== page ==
Mark Zuckerberg Had One Roommate Who Decided To Stay At Harvard… Financially Speaking, This Was An Extremely Bad Decision.

By on May 2, 2016 in ArticlesEntertainment

Looking back on your life right now, is there anything you seriously regret?  Is there a decision you made that you wish you could go back and unmake?  It's amazing how a split second choice can completely alter the entire course of your life.  Take Joe Green, for example.  Joe Green attended Harvard University where, by the complete luck of the draw, ended up being roommates by a then-unknown computer enthusiast by the name of Mark Zuckerberg Joe Green was part of the group of college kids who created Facemash, the website that was essentially the precursor to Facebook.

However, when Zuckerberg indicated that he wanted to continue working on the project, Joe Green followed advice from his father and walked away.  Ooops.  So what caused one of the original minds behind the social media site of the last decade to walk away from all that potential?  The answer is actually fairly simple.

Joe Green was born in Santa Monica, California and was always interested in politics.  He was on multiple boards during high school, and even took on local politicians when he ran for a position on the local school board his senior year.  He also campaigned in support of a variety of causes, including securing a living wage for Santa Monica area hospitality workers.  His political ambitions and his grades landed him a spot at Harvard University, where he met another undergraduate named Mark Zuckerberg.  The pair were roommates, and came up with an idea for a website that would allow students to rate the attractiveness of their peers.  The site was called, Facemash, and it quickly became popular.  However, it wasn't the kindest idea for a website, and the higher-ups at Harvard were not particularly pleased with them for launching it.  Mark and Joe were threatened with expulsion from Harvard and the site was quickly taken down.  Anyone who has seen The Social Network knows exactly what happened next. Within a few weeks Mark, Joe and a handful of loyal followers launched and were making waves not just at Harvard this time, but around the world. It was at this point that the roommates and friends came to a fork in the road.

Mark wanted to drop out of school, move to California and turn Facebook into a real company.  Joe Green was on the fence.  He wanted to pursue a career in politics.  Creating a social media site had never really been his original goal.  Adding to Joe's hesitation was the fact that his father, a college professor, was adamantly against the idea of his son doing any more internet projects with the roommate who had almost gotten him expelled from Harvard.  Mark made several attempts to convince Joe to follow him to Silicon Valley. Zuck offered him a significant early stake in the company and a high level management position. What would you have done?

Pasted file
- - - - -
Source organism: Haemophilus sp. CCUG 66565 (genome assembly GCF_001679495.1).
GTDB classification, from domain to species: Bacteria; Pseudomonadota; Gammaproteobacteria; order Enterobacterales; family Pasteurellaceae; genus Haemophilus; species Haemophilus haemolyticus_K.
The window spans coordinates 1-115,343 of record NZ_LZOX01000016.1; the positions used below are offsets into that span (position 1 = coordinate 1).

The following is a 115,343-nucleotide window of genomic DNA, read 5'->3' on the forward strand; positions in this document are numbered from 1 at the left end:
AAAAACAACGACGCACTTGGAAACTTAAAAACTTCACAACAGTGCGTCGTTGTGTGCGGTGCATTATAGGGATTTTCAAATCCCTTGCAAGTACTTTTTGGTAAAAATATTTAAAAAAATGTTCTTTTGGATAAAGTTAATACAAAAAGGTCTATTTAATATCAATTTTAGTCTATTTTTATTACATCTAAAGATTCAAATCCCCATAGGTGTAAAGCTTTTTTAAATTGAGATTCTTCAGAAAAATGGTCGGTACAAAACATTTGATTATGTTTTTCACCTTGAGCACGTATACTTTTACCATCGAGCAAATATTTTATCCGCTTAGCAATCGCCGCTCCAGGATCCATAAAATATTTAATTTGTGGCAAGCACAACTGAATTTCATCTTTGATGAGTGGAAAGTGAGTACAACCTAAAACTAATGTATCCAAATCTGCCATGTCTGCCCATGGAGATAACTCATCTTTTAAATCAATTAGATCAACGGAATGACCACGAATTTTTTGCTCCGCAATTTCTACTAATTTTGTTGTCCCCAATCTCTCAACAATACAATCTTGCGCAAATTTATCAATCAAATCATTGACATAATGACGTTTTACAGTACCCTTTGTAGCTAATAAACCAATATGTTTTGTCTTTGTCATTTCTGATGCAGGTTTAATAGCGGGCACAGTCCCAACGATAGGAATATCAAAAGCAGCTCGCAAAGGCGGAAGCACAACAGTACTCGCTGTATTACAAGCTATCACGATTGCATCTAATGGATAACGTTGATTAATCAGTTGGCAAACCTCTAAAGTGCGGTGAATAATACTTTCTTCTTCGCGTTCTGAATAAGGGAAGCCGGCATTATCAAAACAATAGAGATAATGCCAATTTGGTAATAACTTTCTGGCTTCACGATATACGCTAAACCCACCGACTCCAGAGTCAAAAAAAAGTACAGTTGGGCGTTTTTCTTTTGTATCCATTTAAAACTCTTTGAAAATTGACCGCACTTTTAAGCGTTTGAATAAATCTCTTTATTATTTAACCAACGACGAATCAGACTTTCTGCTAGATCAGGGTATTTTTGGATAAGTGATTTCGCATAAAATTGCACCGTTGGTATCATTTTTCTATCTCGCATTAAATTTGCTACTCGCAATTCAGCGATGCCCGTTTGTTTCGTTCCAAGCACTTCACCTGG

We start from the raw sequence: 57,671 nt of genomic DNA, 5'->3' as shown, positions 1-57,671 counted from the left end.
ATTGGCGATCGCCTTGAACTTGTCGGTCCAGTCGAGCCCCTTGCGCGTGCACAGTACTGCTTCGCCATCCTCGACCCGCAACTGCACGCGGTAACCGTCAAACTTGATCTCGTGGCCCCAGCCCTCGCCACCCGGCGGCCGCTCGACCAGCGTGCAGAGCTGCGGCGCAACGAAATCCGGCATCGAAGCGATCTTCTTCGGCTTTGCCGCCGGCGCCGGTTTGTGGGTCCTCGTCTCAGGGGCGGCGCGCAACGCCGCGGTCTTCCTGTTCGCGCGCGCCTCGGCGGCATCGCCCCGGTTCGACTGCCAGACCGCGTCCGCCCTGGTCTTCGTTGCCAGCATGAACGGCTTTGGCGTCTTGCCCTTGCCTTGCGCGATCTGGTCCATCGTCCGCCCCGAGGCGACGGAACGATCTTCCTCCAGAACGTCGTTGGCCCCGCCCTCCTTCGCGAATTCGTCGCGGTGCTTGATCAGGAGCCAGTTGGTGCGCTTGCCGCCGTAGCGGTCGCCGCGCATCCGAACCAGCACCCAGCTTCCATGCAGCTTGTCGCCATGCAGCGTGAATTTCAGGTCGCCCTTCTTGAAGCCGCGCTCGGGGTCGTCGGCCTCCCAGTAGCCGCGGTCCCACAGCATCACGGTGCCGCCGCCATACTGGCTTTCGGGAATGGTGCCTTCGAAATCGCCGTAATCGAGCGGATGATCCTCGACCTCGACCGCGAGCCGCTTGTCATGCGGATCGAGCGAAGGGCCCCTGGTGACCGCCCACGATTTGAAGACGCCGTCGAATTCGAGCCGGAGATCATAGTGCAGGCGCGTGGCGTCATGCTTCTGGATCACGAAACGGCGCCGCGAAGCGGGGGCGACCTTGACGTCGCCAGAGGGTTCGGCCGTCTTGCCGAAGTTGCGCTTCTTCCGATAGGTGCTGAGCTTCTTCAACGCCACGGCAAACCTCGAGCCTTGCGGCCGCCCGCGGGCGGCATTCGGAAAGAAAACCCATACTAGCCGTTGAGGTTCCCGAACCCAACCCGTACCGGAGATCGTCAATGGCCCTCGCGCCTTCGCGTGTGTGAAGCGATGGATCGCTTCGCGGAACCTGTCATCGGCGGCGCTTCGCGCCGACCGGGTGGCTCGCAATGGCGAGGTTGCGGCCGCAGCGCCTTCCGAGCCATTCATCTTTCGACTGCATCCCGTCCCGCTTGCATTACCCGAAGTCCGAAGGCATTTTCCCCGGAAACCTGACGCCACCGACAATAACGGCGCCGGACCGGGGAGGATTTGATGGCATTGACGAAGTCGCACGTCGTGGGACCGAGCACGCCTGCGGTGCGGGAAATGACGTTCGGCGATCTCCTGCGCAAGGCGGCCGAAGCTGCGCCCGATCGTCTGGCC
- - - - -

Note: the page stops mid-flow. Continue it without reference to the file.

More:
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After much internal debate, Joe opted to stay at Harvard.

In hindsight, this turned out to be horrendously bad decision. A you may have heard, today Facebook is a massively successful public company. FB currently has a market cap of $450 billion. Mark Zuckerberg is one of the wealthiest and most powerful people in the world with a personal fortune of $50 billion.

Had Joe decided to continue working on Facebook, he would have been one of the largest individual shareholders.

Today his shares would be worth $800 million. Ouch.

Instead of moving to California and earning a $800 million fortune, Joe stayed at Harvard where he earned his degree and soon joined John Kerry's presidential campaign.  From there, he launched his own website, called Essembly.  He did eventually relocate to California where he began working with fellow Facebook insider Sean Parker, to build a social media site devoted to politics that he had always dreamed of.  Their project, called Causes, introduced people to a variety of charitable efforts and political issues.  Causes has become incredibly popular on, you guessed it, Facebook, and to date has raised nearly $50 million for over 50,000 charities. 6.5 million people use Causes each month.

Since then, Joe has continued to create new sites and initiatives, all of which are focused on using social media to spur political action.  In 2009, he co-founded NationBuilder, a service that allowed politicians and grassroots political organizations to build their own websites with limited web design knowledge.  He also served as President of the company from 2012-2013.  In 2013, he shifted his focus to an even more active role in politics.  He became part of a lobbying group made up of entrepreneurs, activists, and engineers called  He was elected President of the consortium, whose membership is primarily made up of men and women in the Silicon Valley area. The group lobbies Washington on issues ranging from immigration reform to education to technological innovation.  Mark Zuckerberg is also a member.

Over the years, many publications and pundits have called Joe Green's rejection of Facebook one of the worst business decisions of all time. It is literally a $800 million mistake.  On the other hand, today Joe is doing exactly what he wanted to do all those years ago when he turned Mark Zuckerberg down (minus a whole lot of money).  By sticking to his guns, he was ultimately able to create a way to make politics a social media-friendly activity.  And in doing so, he became instrumental in involving a whole new generation in political action and social responsibility.  While this has not made him as wealthy as Facebook would have, his work has had its own profound impact, and that's no mistake.

Wow! I can't even imagine how this must feel every day. I mean come on. $800 million! Makes me a little woozy just thinking about it.

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